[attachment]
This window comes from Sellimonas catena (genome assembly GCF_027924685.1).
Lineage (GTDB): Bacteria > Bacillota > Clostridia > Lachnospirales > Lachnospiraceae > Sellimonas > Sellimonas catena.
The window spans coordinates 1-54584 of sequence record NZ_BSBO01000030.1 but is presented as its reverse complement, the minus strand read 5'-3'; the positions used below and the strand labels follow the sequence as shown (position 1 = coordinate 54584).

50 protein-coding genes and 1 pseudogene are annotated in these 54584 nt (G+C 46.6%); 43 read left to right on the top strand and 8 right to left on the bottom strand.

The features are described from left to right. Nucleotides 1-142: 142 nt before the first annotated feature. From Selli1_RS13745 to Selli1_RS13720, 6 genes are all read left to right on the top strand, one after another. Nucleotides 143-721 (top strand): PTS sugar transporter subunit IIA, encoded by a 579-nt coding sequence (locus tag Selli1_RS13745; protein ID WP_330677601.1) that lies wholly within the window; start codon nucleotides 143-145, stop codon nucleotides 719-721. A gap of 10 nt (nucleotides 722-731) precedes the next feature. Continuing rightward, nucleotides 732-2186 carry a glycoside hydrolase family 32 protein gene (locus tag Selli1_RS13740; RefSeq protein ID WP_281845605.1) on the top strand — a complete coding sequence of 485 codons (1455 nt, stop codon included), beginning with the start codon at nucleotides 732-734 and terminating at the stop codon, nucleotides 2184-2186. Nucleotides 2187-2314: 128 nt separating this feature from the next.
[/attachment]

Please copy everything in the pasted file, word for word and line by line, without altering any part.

This window comes from Sellimonas catena (genome assembly GCF_027924685.1).
Lineage (GTDB): Bacteria > Bacillota > Clostridia > Lachnospirales > Lachnospiraceae > Sellimonas > Sellimonas catena.
The window spans coordinates 1-54584 of sequence record NZ_BSBO01000030.1 but is presented as its reverse complement, the minus strand read 5'-3'; the positions used below and the strand labels follow the sequence as shown (position 1 = coordinate 54584).

50 protein-coding genes and 1 pseudogene are annotated in these 54584 nt (G+C 46.6%); 43 read left to right on the top strand and 8 right to left on the bottom strand.

The features are described from left to right. Nucleotides 1-142: 142 nt before the first annotated feature. From Selli1_RS13745 to Selli1_RS13720, 6 genes are all read left to right on the top strand, one after another. Nucleotides 143-721 (top strand): PTS sugar transporter subunit IIA, encoded by a 579-nt coding sequence (locus tag Selli1_RS13745; protein ID WP_330677601.1) that lies wholly within the window; start codon nucleotides 143-145, stop codon nucleotides 719-721. A gap of 10 nt (nucleotides 722-731) precedes the next feature. Continuing rightward, nucleotides 732-2186 carry a glycoside hydrolase family 32 protein gene (locus tag Selli1_RS13740; RefSeq protein ID WP_281845605.1) on the top strand — a complete coding sequence of 485 codons (1455 nt, stop codon included), beginning with the start codon at nucleotides 732-734 and terminating at the stop codon, nucleotides 2184-2186. Nucleotides 2187-2314: 128 nt separating this feature from the next.